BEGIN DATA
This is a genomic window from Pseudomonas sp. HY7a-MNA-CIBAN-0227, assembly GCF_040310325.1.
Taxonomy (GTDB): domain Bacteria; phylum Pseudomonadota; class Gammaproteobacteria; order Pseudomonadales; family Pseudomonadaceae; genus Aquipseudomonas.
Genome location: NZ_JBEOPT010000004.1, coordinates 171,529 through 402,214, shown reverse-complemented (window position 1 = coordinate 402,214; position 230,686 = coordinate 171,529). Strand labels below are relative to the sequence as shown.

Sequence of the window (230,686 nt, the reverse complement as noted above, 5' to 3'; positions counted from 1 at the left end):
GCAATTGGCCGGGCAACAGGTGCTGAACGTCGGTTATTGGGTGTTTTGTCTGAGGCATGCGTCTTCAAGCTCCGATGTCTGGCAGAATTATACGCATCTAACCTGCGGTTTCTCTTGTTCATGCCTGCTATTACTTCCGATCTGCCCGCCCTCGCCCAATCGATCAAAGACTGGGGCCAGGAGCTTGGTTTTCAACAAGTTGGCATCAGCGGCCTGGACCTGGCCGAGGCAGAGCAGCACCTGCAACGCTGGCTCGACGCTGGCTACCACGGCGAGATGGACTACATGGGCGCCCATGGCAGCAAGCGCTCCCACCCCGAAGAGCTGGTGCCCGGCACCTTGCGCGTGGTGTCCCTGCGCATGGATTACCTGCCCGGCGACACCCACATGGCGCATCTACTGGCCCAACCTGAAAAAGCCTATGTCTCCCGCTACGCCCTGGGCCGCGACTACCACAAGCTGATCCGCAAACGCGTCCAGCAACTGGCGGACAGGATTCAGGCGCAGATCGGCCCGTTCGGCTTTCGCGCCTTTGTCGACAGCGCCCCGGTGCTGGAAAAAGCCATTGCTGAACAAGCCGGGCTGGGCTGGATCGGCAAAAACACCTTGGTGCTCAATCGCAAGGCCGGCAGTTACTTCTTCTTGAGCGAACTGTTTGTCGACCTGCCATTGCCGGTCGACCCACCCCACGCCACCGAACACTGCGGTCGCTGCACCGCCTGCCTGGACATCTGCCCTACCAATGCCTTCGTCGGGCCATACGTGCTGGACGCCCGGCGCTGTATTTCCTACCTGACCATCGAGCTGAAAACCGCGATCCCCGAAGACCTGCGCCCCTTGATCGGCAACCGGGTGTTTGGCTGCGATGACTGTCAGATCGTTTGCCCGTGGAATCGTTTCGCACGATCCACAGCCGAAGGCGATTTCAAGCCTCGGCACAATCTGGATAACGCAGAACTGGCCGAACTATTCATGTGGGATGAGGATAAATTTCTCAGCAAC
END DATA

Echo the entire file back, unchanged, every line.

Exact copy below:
This is a genomic window from Pseudomonas sp. HY7a-MNA-CIBAN-0227, assembly GCF_040310325.1.
Taxonomy (GTDB): domain Bacteria; phylum Pseudomonadota; class Gammaproteobacteria; order Pseudomonadales; family Pseudomonadaceae; genus Aquipseudomonas.
Genome location: NZ_JBEOPT010000004.1, coordinates 171,529 through 402,214, shown reverse-complemented (window position 1 = coordinate 402,214; position 230,686 = coordinate 171,529). Strand labels below are relative to the sequence as shown.

Sequence of the window (230,686 nt, the reverse complement as noted above, 5' to 3'; positions counted from 1 at the left end):
GCAATTGGCCGGGCAACAGGTGCTGAACGTCGGTTATTGGGTGTTTTGTCTGAGGCATGCGTCTTCAAGCTCCGATGTCTGGCAGAATTATACGCATCTAACCTGCGGTTTCTCTTGTTCATGCCTGCTATTACTTCCGATCTGCCCGCCCTCGCCCAATCGATCAAAGACTGGGGCCAGGAGCTTGGTTTTCAACAAGTTGGCATCAGCGGCCTGGACCTGGCCGAGGCAGAGCAGCACCTGCAACGCTGGCTCGACGCTGGCTACCACGGCGAGATGGACTACATGGGCGCCCATGGCAGCAAGCGCTCCCACCCCGAAGAGCTGGTGCCCGGCACCTTGCGCGTGGTGTCCCTGCGCATGGATTACCTGCCCGGCGACACCCACATGGCGCATCTACTGGCCCAACCTGAAAAAGCCTATGTCTCCCGCTACGCCCTGGGCCGCGACTACCACAAGCTGATCCGCAAACGCGTCCAGCAACTGGCGGACAGGATTCAGGCGCAGATCGGCCCGTTCGGCTTTCGCGCCTTTGTCGACAGCGCCCCGGTGCTGGAAAAAGCCATTGCTGAACAAGCCGGGCTGGGCTGGATCGGCAAAAACACCTTGGTGCTCAATCGCAAGGCCGGCAGTTACTTCTTCTTGAGCGAACTGTTTGTCGACCTGCCATTGCCGGTCGACCCACCCCACGCCACCGAACACTGCGGTCGCTGCACCGCCTGCCTGGACATCTGCCCTACCAATGCCTTCGTCGGGCCATACGTGCTGGACGCCCGGCGCTGTATTTCCTACCTGACCATCGAGCTGAAAACCGCGATCCCCGAAGACCTGCGCCCCTTGATCGGCAACCGGGTGTTTGGCTGCGATGACTGTCAGATCGTTTGCCCGTGGAATCGTTTCGCACGATCCACAGCCGAAGGCGATTTCAAGCCTCGGCACAATCTGGATAACGCAGAACTGGCCGAACTATTCATGTGGGATGAGGATAAATTTCTCAGCAAC